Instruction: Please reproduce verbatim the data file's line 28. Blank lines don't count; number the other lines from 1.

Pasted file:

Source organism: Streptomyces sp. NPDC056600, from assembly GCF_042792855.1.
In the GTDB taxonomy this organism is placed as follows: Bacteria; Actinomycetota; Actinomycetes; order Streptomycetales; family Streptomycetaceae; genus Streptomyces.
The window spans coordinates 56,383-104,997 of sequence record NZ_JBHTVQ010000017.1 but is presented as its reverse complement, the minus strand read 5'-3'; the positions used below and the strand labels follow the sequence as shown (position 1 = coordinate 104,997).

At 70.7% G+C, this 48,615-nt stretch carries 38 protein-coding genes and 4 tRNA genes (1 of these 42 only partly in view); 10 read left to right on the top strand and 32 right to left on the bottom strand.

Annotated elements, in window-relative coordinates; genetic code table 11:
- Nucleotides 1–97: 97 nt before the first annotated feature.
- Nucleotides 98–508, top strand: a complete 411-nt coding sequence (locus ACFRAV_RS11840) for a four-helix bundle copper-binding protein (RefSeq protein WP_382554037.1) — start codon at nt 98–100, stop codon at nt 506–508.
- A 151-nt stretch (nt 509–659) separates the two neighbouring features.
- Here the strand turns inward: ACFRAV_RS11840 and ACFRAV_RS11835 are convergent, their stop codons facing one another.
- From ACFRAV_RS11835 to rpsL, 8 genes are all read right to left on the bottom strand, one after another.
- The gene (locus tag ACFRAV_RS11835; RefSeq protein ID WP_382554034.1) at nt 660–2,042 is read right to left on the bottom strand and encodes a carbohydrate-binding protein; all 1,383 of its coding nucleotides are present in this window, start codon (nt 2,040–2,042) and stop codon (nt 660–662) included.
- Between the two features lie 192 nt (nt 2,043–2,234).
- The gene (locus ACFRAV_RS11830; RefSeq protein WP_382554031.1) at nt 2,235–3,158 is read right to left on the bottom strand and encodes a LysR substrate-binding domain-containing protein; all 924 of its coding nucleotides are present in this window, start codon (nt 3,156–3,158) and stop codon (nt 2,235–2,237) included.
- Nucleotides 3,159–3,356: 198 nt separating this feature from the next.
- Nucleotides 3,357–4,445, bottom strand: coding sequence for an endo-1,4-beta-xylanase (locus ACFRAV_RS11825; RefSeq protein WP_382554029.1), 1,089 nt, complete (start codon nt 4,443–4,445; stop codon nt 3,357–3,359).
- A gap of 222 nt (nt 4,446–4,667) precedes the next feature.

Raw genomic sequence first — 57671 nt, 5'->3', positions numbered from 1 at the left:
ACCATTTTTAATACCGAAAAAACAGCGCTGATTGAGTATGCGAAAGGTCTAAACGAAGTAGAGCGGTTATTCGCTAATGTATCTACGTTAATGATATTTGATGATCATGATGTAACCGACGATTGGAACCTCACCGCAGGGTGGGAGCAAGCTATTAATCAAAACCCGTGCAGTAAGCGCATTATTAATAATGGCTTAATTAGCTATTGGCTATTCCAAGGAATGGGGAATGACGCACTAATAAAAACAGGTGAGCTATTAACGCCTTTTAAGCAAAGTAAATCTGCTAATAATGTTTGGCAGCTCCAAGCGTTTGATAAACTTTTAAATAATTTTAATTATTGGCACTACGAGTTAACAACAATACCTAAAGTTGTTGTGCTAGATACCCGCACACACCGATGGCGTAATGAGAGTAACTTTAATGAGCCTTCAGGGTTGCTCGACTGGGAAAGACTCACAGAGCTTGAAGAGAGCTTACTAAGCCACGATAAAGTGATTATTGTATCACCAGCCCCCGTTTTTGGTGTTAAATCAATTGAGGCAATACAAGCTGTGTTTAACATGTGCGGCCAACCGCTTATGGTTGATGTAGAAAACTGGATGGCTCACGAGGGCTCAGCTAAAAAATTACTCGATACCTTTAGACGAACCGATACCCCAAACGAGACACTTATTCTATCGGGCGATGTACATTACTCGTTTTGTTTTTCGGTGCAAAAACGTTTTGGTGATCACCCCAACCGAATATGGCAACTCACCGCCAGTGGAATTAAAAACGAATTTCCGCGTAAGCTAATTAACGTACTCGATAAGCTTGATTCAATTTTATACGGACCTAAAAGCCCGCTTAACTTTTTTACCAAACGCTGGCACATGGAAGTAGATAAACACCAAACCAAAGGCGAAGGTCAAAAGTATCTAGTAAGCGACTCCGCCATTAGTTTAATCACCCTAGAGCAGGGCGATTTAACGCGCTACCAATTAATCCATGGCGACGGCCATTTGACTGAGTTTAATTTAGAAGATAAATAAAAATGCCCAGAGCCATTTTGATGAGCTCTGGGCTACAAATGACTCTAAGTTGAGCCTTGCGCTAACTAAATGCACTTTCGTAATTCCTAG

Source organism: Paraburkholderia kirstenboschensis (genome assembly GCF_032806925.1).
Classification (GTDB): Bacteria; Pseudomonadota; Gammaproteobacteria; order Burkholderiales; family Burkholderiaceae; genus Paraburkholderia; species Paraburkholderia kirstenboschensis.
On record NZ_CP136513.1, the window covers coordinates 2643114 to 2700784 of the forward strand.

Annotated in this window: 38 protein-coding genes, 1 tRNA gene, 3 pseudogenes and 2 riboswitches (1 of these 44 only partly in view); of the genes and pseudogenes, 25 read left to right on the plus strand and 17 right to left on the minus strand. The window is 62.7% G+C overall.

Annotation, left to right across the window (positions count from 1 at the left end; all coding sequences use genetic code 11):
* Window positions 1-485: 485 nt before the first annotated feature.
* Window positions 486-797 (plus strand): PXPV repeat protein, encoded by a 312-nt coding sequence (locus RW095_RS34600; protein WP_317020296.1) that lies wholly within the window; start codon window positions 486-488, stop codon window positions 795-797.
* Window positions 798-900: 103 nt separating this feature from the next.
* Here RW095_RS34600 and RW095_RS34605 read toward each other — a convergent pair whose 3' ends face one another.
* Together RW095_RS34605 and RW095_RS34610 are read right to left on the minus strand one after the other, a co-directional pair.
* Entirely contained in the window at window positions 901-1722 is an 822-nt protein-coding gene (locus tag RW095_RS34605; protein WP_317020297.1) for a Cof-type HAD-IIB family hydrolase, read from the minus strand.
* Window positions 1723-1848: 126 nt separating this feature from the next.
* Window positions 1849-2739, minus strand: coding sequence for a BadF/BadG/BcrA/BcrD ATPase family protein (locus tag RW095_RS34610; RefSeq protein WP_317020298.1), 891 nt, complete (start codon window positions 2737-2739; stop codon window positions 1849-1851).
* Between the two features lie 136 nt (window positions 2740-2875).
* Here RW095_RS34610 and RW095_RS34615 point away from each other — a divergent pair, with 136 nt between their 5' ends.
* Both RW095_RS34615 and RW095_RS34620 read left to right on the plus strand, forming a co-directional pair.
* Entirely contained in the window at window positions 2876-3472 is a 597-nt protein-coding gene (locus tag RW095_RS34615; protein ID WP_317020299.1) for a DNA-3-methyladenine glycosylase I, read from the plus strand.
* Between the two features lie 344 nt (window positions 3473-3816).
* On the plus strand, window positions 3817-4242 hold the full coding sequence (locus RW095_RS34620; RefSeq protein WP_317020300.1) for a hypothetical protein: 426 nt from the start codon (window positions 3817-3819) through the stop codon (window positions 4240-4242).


* Together RW095_RS34605 and RW095_RS34610 are read right to left on the minus strand one after the other, a co-directional pair.